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That, were my state far worser than it is,
Hor. Her father is Baptista Minola,
Pet. I know her father, though I know not her ;
Gru. I pray you, Šir, let him go while the humour lasts. O’niy word, an she knew him as well as I do, she would think scolding would do little good upon himn : She, may, perhaps, call him half a score knaves, or so: why, that's nothing ; an he begin once, he'll rail in his rope-tricks*. Mi tell you what, Sir,-an she stand him but a little, he will throw a figure in her face, and so disfigure her with it, that she shall have no more eyes to see withal than a cat ; you know him not, Sir.
Hor. Tarry, Petruchio, I must go with thee;
Gru. Katharine the curst!
grace; And offer me, disguised in sober robes, To old Baptista as a school-master Well seen $ in music, to instruct Bianca : • Abusive language.
+ Custody. These measures.
That so I may by this device, at least,
Books under his arm. Gru. Here's no knavery! See; to beguile the old folks, how the young folks lay their heads together! Master', master, look about you : Who goes there? Ha!
Hor. Peace, Grumio ; 'tis the rival of my love :Petruchio, stand by a while. Gru. A proper siripling, and an amorous !
Luc. Whate'er I read to her, l'il plead for you,
Hlor. Grumio, mum !-God save you, signior Gremio: Gre. And you're well met, signior Hortensio. Trow
Hor. 'Tis well i and I have met a gentleman,
So shall I no whit be behind in duty-
prove. Gru. And that his bags shall prove. (Aside. Hor. Gremio, 'tis now no time to vent
Gre. So said, so done, is well :-
Pet. I know, she is an irksome brawling scold ; If that be all, masters, I hear no harm.
Gre. No, say'st me so, friend? What countryman ?
Pet. Will I live?
(Aside. Gre. Hortensio, hark ! This gentleman is happily arrived, My mind presumes, for his own good and yours. Hor. I promised, we would be contributors,
• Fright boys with bug-bears.
And bear his charge of wooing, whatsoe'er,
Gre. And so we will; provided, that he win hier.
[Aside. Enter TRANIO, bravely apparelld; and BIONDELLO.
Tra. Gentlemen, God save you! If I may be bold, Tell me, I beseech you, which is the readiest way To the house of signior Baptista Minola ?
Gre. He that has the two fair daughters :-is't (Aside to Tranio.] he you mean?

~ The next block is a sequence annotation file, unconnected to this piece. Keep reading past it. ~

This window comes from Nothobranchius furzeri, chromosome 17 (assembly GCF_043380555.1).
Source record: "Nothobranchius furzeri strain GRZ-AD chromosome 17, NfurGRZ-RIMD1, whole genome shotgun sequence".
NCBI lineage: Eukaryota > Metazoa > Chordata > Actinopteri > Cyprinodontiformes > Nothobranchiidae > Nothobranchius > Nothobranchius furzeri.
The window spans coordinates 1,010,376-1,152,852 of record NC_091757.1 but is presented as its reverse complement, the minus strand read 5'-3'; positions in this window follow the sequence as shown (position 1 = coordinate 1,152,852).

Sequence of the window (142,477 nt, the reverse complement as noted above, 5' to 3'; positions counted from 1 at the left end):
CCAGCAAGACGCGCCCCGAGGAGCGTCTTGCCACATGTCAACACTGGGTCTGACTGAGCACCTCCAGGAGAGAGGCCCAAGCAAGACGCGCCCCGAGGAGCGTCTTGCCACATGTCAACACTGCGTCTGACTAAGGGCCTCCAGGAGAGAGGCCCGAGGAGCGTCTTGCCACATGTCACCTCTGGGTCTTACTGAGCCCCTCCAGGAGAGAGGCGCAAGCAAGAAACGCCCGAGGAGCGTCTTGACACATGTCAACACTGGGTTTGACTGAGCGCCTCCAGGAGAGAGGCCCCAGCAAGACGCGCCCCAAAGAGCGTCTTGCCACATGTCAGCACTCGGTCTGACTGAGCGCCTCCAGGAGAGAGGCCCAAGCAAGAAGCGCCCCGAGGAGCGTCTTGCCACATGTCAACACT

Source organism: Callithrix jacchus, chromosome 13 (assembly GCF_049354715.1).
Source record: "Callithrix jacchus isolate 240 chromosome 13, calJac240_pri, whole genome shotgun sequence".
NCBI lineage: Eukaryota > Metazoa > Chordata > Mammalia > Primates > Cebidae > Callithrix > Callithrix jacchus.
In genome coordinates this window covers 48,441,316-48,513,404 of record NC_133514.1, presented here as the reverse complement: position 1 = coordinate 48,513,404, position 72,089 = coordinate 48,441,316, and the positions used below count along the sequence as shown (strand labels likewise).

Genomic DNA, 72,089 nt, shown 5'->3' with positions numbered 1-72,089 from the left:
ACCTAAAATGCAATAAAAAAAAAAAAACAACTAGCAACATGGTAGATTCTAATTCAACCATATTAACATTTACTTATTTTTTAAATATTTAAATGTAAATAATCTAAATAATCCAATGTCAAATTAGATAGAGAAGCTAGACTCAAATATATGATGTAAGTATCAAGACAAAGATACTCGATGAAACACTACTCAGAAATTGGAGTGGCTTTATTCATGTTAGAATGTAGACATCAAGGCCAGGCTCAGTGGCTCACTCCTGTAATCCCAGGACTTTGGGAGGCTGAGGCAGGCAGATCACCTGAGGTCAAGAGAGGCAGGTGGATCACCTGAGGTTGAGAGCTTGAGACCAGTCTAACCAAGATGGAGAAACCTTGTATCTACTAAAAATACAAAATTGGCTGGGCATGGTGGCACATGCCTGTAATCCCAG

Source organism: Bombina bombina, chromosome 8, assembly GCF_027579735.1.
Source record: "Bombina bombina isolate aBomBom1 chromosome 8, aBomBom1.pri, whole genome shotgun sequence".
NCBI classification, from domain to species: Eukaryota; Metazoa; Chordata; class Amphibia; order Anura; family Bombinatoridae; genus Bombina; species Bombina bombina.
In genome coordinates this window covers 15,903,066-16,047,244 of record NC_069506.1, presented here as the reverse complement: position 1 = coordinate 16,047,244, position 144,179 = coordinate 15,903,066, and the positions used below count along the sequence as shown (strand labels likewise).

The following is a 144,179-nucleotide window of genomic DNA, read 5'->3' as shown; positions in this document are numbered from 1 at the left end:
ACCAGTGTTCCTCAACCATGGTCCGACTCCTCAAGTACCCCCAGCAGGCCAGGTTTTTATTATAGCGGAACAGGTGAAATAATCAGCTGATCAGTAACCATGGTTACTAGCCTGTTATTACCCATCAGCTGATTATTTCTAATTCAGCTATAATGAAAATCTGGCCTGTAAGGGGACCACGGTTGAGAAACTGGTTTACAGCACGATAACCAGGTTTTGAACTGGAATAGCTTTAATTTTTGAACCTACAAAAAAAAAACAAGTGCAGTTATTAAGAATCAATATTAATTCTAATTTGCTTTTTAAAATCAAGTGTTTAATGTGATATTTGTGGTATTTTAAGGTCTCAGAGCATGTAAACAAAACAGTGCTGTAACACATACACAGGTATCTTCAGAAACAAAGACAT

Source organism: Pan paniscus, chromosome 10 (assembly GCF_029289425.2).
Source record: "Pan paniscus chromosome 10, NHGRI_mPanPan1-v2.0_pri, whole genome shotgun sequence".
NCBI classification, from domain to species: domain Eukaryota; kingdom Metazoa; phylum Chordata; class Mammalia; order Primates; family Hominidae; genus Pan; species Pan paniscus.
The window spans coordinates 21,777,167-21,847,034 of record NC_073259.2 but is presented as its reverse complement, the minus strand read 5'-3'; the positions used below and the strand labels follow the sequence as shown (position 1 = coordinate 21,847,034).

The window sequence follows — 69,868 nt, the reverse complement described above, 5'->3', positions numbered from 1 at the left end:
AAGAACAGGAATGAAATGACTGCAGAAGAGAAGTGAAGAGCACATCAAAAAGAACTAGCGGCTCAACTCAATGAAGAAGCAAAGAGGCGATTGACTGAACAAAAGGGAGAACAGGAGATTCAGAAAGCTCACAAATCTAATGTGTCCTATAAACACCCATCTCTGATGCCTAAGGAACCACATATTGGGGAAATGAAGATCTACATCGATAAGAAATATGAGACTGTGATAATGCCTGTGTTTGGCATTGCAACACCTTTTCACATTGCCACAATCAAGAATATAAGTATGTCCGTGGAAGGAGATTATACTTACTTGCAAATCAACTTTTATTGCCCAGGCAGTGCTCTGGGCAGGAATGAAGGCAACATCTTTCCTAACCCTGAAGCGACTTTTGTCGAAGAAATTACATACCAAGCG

Tra. Even he. Biondello !
Tra. Perhaps, him and her, Sir; What have you to do! Pet. Not her that chides, Sir, at any hand, I
(Aside. Hor. Sir, a word ere you go, Are you a suitor to the maid you talk of, yea, or no?
Tra. An if I be, Sir, is it any offence ? (hence. Gre. No, if, without more words, you will get you
Tra. Why, Sir, I pray, are not the streets as free For me, as for you
Gre. But so is not she.
Gre. For this reason, if you'll know,-
Hor, That she's the chosen of signior Hortensio.
Tra. Softly, my masters! if you be gentlemen, Do me this right, -hear me with patience. Baptista is a noble gentleman, To whom my father is not all unknown ; And, were his daughter fairer than she is, She may more suitors have, and me for one. Fair Leda's daughter had a thousand wooers ; Then well one more may fair Bianca have : And so she shal}; Lucentio shall make one, Though Paris came, in hope to speed alone.
Gre. What! This gentleman will out-talk us all.. Luc. Sir, give him head; I know, he'll prove a jade. Pet. Hortensio, to what end are all these words?
Hor. Sir, let me be so bold as to ask you, Did you yet ever see Baptista's daughter?
Tra. No, Sir; but hear I do, that he hath two; The one as famous for a scolding tongue, As is the other for beauteous modesty,
Pet. Sir, Sir, the first's for me; let her go by.
Gre. Yea, leave that labour to great Hercules ;
Pet. Sir, understand you this of me in sooth
:Tra. If it be so, Sir, that you are the man
Hor. Sir, you say well, and well you do con-
Tra. Sir, I shall not be slack; in sign whereof,
Kath. Of all thy suitors, here I charge thee, tell
+ Companions. * Trifling ornaments.